Although I have to limit myself, I LOVE putting puzzles together. The problem is, if I get one started, I have a lot of trouble walking away until it’s completed. I will walk by it, then sit down to work on one little part, and the next thing I know it’s hours later. My neck will be hurting from bending over… you see what I mean.
So I think that’s why I like doing this geometric wood decor. It’s a bit like putting a puzzle together, and I have to cut the pieces right to fit. If this sounds like you, I think you’ll love putting this together! (PS it’s also great cutting practice!)
Piece 1: 3/4 inch dowel
8 @ 8″, ends cut at parallel at 45
Piece 2: 1×3
4 @ 8″, ends cut parallel at 45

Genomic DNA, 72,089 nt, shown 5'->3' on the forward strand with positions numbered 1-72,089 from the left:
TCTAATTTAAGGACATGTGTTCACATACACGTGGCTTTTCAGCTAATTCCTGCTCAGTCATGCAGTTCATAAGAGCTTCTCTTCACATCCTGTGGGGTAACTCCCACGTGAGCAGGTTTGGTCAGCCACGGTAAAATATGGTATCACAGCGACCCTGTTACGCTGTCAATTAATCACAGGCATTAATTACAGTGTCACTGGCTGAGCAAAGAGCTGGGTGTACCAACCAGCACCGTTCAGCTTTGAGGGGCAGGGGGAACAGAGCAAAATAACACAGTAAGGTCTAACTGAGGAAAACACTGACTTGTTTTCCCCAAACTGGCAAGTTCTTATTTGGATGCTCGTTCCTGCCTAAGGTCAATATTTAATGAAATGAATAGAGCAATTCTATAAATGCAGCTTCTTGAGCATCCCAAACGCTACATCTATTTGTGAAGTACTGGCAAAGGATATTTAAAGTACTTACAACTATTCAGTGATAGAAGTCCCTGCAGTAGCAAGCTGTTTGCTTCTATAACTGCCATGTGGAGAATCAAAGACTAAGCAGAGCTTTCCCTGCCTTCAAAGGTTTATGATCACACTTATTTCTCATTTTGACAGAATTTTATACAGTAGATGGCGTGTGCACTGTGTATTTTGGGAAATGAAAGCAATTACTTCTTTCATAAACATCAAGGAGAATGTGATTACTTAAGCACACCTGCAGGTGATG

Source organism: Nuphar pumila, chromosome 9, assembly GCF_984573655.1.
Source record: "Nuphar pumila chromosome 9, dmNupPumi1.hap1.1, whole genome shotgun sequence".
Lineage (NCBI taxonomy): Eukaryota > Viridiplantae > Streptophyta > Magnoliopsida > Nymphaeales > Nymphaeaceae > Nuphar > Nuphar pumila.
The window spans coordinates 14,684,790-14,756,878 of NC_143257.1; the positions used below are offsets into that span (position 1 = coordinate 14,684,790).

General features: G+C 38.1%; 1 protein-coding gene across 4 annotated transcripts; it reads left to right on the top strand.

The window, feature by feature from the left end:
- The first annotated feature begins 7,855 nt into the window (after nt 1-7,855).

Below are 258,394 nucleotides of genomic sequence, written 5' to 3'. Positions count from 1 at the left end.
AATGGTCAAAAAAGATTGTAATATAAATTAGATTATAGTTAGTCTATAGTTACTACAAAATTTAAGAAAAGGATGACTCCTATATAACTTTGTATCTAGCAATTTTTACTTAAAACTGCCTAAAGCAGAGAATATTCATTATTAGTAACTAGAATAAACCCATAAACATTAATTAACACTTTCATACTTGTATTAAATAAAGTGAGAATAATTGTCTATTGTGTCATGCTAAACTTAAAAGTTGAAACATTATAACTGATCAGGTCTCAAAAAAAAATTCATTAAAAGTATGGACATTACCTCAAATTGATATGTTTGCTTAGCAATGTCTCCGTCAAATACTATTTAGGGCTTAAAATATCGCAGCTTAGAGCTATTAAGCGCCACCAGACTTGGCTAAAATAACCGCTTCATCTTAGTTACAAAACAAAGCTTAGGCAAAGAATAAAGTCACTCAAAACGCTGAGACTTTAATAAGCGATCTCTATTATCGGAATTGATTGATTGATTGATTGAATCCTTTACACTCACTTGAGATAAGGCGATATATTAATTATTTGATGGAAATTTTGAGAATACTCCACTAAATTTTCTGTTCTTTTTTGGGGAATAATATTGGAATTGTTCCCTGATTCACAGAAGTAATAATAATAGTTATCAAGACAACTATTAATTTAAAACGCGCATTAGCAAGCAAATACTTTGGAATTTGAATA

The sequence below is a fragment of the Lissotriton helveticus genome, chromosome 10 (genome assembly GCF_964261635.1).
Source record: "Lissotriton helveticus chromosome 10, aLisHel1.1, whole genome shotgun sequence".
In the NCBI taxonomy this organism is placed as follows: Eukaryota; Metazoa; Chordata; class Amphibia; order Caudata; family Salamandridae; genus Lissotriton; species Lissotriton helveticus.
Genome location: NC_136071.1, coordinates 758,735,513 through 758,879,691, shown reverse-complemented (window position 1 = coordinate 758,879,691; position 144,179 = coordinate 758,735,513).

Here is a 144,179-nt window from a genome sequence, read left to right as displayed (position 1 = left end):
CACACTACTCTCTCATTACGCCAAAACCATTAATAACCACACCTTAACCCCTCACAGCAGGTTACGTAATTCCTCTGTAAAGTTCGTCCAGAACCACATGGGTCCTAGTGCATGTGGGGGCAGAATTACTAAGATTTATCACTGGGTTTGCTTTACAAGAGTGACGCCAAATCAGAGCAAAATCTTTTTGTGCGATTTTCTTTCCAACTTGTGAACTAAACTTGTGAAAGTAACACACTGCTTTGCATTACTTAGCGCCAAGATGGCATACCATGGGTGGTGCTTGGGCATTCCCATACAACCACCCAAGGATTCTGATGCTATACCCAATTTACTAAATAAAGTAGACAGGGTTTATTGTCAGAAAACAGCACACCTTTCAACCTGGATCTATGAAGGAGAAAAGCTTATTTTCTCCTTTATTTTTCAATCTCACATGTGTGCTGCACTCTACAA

Piece 3: 1×2
4 @ 8″ (long side), ends at 45, not parallel
Piece 4: 1×3
4 @ 3 1/2″, one end cut at 45
Piece 5: 1×4
4 @ 5 1/2″, one end cut at 45
Piece 6: any scrap wood
Right Triangle, each side 2″
Piece 7: any scrap wood
Cut to fit
Plywood @ 23″ x 11/14″ (I used 1/8″ thick)
Paint and stain as desired
- You may wish to start by making your frame, using brad nails to secure the ends. Lay it over top the plywood so you have a good way to keep your pieces in line as you go.
- I penciled in halfway vertically and horizontally as a guide.
- Cut your pieces, laying them on the plywood as you go.
- Cut to fit the remaining triangles (next to the 1×4 on the sides and the 1×3 on the top/ bottom).
- Once everything is set, do yourself a favor and number the backs of the pieces. If you want to make it a lot easier on yourself, write down the finish you will need (blue, white, stained, etc.)
- I did some basic sanding, then used SW Extra White, a custom mixed blue, and Minwax Puritan Pine to finish the boards.
- Once dried, I placed them back onto the plywood and glued them down 1 at a time.
- To finish, I used my nailer to nail the frame to the plywood and to the design.
You May Also Like